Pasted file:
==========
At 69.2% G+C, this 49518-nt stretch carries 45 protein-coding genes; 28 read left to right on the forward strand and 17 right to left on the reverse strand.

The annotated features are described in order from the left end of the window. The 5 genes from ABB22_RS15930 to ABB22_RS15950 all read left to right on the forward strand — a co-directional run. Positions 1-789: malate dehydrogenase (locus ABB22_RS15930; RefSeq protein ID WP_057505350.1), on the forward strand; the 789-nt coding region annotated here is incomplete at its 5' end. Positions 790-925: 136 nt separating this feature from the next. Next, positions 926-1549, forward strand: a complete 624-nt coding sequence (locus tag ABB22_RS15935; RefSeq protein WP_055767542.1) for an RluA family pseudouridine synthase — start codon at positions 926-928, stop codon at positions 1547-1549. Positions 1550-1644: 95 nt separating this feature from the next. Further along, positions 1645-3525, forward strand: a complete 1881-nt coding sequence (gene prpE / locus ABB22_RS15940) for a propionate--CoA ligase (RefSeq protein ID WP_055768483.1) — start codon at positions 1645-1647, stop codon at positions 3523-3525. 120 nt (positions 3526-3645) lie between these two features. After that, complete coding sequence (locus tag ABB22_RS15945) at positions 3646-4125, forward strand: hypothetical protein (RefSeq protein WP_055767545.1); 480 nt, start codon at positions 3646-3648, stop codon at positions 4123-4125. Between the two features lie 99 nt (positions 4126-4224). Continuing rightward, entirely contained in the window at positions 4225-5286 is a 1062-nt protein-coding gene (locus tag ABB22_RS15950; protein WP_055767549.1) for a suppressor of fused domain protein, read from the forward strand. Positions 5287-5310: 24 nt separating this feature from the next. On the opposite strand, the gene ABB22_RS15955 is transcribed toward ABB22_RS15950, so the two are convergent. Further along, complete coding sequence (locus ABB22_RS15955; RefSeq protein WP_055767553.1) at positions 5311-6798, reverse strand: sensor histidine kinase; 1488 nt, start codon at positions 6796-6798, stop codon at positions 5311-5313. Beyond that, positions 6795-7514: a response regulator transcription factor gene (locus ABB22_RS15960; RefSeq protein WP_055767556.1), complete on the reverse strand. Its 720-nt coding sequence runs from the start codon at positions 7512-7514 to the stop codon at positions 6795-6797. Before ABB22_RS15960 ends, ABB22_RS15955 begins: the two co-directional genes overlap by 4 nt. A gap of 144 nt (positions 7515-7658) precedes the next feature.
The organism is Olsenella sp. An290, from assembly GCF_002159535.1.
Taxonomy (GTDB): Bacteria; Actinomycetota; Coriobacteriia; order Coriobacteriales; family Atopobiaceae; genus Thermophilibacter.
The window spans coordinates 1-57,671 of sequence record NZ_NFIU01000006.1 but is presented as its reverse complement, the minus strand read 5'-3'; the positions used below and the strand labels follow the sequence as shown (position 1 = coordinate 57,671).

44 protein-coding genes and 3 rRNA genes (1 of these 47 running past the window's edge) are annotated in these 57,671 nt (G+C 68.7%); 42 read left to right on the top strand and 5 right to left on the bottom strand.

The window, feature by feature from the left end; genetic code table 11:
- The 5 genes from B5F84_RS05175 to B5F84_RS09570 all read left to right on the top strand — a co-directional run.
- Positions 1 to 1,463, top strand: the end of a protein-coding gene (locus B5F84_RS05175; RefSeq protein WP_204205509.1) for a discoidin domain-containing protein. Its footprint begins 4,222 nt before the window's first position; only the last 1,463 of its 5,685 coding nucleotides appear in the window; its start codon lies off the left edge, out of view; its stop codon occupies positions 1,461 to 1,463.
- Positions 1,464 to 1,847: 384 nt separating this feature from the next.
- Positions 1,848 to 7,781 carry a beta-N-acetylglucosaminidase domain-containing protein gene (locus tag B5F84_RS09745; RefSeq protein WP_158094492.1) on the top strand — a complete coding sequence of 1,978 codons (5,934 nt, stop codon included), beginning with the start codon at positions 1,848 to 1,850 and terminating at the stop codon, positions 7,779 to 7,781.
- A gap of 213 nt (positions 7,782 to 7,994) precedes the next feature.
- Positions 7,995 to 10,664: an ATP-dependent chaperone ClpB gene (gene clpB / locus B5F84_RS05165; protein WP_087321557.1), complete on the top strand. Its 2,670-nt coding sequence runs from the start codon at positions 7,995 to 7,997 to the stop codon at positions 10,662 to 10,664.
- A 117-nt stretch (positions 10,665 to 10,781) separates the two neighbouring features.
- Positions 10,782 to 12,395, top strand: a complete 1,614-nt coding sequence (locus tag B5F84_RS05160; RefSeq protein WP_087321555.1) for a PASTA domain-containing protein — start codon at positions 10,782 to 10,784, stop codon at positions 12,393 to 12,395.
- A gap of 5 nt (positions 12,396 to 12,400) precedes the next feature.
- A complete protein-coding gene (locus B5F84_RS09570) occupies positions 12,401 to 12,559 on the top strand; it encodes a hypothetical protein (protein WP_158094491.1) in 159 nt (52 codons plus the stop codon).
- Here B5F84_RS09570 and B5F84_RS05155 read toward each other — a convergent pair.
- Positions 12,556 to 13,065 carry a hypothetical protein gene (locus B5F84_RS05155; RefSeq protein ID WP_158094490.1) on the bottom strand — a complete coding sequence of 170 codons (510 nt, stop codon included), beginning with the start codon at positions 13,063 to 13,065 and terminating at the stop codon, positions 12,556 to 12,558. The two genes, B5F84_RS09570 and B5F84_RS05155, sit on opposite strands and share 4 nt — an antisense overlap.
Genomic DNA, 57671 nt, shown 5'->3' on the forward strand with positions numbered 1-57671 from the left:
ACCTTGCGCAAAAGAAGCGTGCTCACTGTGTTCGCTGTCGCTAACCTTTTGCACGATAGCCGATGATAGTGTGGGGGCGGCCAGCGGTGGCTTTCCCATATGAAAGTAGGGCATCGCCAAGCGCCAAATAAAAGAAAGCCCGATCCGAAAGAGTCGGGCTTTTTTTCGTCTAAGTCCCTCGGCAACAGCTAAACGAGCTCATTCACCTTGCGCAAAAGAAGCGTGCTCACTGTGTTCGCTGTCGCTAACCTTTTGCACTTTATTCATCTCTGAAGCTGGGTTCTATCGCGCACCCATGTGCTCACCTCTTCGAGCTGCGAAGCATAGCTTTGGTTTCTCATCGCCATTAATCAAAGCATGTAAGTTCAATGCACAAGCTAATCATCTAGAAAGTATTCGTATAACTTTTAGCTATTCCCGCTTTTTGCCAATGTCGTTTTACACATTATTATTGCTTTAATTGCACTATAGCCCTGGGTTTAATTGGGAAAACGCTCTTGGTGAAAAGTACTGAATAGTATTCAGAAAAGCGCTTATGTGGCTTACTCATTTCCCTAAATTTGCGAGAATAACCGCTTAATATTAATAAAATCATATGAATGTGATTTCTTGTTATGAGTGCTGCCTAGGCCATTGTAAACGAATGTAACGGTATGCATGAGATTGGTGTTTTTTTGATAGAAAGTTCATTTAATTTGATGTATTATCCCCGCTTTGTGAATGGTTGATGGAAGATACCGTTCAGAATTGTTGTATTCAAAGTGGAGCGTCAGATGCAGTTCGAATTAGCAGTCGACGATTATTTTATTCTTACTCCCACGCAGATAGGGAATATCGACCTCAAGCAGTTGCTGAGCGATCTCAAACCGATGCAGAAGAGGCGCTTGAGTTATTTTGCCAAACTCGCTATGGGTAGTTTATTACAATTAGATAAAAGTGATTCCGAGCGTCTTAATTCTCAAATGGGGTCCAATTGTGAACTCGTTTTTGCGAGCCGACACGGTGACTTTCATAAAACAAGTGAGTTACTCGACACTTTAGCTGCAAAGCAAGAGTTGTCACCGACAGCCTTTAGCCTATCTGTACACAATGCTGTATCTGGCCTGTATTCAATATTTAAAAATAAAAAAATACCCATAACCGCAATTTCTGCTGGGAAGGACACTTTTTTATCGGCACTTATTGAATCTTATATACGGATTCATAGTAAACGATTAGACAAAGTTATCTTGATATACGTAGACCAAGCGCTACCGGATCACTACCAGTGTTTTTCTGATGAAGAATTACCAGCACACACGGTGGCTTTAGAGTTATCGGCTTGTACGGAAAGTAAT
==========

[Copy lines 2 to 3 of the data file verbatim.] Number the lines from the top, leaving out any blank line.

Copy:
The annotated features are described in order from the left end of the window. The 5 genes from ABB22_RS15930 to ABB22_RS15950 all read left to right on the forward strand — a co-directional run. Positions 1-789: malate dehydrogenase (locus ABB22_RS15930; RefSeq protein ID WP_057505350.1), on the forward strand; the 789-nt coding region annotated here is incomplete at its 5' end. Positions 790-925: 136 nt separating this feature from the next. Next, positions 926-1549, forward strand: a complete 624-nt coding sequence (locus tag ABB22_RS15935; RefSeq protein WP_055767542.1) for an RluA family pseudouridine synthase — start codon at positions 926-928, stop codon at positions 1547-1549. Positions 1550-1644: 95 nt separating this feature from the next. Further along, positions 1645-3525, forward strand: a complete 1881-nt coding sequence (gene prpE / locus ABB22_RS15940) for a propionate--CoA ligase (RefSeq protein ID WP_055768483.1) — start codon at positions 1645-1647, stop codon at positions 3523-3525. 120 nt (positions 3526-3645) lie between these two features. After that, complete coding sequence (locus tag ABB22_RS15945) at positions 3646-4125, forward strand: hypothetical protein (RefSeq protein WP_055767545.1); 480 nt, start codon at positions 3646-3648, stop codon at positions 4123-4125. Between the two features lie 99 nt (positions 4126-4224). Continuing rightward, entirely contained in the window at positions 4225-5286 is a 1062-nt protein-coding gene (locus tag ABB22_RS15950; protein WP_055767549.1) for a suppressor of fused domain protein, read from the forward strand. Positions 5287-5310: 24 nt separating this feature from the next. On the opposite strand, the gene ABB22_RS15955 is transcribed toward ABB22_RS15950, so the two are convergent. Further along, complete coding sequence (locus ABB22_RS15955; RefSeq protein WP_055767553.1) at positions 5311-6798, reverse strand: sensor histidine kinase; 1488 nt, start codon at positions 6796-6798, stop codon at positions 5311-5313. Beyond that, positions 6795-7514: a response regulator transcription factor gene (locus ABB22_RS15960; RefSeq protein WP_055767556.1), complete on the reverse strand. Its 720-nt coding sequence runs from the start codon at positions 7512-7514 to the stop codon at positions 6795-6797. Before ABB22_RS15960 ends, ABB22_RS15955 begins: the two co-directional genes overlap by 4 nt. A gap of 144 nt (positions 7515-7658) precedes the next feature.
The organism is Olsenella sp. An290, from assembly GCF_002159535.1.